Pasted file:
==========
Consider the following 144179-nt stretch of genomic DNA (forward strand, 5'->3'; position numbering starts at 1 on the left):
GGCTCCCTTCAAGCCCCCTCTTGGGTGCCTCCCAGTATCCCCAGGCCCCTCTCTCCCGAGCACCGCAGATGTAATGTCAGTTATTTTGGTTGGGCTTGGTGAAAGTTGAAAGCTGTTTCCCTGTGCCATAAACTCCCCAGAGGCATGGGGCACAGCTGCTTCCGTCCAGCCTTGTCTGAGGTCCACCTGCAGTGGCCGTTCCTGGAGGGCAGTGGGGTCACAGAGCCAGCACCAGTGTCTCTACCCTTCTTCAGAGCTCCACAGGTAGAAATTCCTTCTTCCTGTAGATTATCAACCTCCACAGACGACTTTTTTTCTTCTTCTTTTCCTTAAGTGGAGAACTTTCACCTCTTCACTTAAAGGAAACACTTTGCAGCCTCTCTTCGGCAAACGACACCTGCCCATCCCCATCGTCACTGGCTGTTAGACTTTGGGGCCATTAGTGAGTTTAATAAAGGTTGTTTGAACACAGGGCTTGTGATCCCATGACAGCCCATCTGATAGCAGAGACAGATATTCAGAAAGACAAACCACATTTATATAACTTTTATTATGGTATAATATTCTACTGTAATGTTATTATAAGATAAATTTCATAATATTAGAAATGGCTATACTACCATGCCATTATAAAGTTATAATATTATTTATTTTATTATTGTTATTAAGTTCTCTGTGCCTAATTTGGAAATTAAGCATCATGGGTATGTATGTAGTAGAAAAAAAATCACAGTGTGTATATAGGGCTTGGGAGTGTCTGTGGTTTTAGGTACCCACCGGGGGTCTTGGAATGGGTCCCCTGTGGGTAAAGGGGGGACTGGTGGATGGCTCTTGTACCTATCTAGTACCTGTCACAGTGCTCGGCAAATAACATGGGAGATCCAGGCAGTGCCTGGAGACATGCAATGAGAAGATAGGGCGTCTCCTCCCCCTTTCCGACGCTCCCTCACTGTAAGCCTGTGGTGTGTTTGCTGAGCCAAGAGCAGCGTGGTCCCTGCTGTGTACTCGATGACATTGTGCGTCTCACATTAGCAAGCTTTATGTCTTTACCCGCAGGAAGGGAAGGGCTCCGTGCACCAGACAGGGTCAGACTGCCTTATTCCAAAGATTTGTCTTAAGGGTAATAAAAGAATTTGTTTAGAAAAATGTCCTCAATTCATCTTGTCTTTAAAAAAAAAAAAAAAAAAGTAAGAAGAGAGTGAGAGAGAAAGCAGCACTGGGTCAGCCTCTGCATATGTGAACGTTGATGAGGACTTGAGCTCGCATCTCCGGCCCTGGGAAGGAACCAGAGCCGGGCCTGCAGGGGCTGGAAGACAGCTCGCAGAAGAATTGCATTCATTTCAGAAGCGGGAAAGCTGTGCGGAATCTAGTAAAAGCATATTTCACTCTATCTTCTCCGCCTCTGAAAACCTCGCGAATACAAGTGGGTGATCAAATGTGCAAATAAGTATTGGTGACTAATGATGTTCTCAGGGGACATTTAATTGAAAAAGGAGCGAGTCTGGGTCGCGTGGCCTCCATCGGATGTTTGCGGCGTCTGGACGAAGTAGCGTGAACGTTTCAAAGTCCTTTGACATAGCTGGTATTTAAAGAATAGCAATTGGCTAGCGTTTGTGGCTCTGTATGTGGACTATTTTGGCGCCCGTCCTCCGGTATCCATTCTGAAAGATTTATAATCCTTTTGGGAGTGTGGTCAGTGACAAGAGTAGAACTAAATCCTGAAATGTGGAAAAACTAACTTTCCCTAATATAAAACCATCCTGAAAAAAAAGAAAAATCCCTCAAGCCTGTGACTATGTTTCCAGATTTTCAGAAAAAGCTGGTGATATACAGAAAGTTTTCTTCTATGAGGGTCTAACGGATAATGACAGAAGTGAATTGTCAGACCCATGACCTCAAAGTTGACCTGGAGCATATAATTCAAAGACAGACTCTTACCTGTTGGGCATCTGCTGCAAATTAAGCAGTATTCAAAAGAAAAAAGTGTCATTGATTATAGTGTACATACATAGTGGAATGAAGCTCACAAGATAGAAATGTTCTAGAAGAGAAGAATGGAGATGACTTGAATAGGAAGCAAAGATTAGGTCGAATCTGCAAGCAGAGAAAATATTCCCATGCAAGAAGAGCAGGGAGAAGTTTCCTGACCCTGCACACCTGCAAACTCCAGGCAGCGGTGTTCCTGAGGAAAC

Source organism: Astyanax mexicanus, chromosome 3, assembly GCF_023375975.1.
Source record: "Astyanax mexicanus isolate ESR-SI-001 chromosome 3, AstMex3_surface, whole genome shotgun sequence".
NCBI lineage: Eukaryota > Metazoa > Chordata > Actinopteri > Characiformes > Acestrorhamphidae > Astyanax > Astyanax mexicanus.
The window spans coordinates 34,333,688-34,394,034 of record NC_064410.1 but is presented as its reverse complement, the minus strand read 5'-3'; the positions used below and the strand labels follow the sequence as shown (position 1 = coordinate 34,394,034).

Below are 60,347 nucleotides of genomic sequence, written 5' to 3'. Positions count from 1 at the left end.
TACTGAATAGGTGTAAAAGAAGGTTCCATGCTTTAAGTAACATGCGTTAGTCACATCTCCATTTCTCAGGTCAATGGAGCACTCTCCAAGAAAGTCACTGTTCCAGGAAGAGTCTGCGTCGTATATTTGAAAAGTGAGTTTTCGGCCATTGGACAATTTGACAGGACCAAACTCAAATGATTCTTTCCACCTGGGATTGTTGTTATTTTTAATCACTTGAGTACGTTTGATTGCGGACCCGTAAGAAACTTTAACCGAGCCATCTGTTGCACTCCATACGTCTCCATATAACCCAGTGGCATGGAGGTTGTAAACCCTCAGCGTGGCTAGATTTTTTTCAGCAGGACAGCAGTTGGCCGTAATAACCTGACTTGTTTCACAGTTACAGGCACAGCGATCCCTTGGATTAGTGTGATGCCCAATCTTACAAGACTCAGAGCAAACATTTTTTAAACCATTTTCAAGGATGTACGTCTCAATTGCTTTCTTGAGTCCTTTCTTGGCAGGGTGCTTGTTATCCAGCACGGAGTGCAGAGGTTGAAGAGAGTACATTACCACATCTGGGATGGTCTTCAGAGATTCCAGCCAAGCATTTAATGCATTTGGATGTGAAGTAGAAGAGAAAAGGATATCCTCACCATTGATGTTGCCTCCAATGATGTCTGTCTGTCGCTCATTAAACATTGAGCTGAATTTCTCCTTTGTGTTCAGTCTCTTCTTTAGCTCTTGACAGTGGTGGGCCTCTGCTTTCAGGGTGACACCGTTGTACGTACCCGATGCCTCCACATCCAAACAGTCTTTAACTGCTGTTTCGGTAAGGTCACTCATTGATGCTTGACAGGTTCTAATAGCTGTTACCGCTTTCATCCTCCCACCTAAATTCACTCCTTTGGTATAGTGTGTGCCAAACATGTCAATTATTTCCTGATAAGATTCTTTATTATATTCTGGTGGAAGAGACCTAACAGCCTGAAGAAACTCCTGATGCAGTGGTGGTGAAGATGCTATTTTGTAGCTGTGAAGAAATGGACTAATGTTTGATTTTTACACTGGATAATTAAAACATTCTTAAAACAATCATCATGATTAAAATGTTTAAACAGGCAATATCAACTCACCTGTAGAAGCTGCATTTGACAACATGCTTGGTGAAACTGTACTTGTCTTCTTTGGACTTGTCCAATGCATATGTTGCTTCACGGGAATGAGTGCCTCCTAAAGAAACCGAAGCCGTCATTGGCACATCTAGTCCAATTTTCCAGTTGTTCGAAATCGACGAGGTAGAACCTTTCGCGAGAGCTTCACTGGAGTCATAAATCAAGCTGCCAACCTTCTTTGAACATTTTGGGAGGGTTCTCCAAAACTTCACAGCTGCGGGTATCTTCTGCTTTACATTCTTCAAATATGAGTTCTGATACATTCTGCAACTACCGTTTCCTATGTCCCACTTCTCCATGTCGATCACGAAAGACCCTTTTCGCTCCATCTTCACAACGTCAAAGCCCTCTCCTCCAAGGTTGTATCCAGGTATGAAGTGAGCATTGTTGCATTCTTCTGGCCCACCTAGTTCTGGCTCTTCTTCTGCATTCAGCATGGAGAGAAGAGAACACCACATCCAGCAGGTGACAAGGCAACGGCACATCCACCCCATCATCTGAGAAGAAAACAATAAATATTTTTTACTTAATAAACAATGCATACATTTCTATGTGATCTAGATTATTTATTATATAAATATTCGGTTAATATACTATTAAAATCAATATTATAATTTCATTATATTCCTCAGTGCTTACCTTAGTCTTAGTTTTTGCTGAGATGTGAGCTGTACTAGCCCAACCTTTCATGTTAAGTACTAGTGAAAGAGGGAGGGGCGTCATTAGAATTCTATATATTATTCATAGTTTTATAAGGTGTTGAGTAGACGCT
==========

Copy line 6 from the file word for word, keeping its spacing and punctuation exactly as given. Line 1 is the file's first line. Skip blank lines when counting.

The window spans coordinates 34,333,688-34,394,034 of record NC_064410.1 but is presented as its reverse complement, the minus strand read 5'-3'; the positions used below and the strand labels follow the sequence as shown (position 1 = coordinate 34,394,034).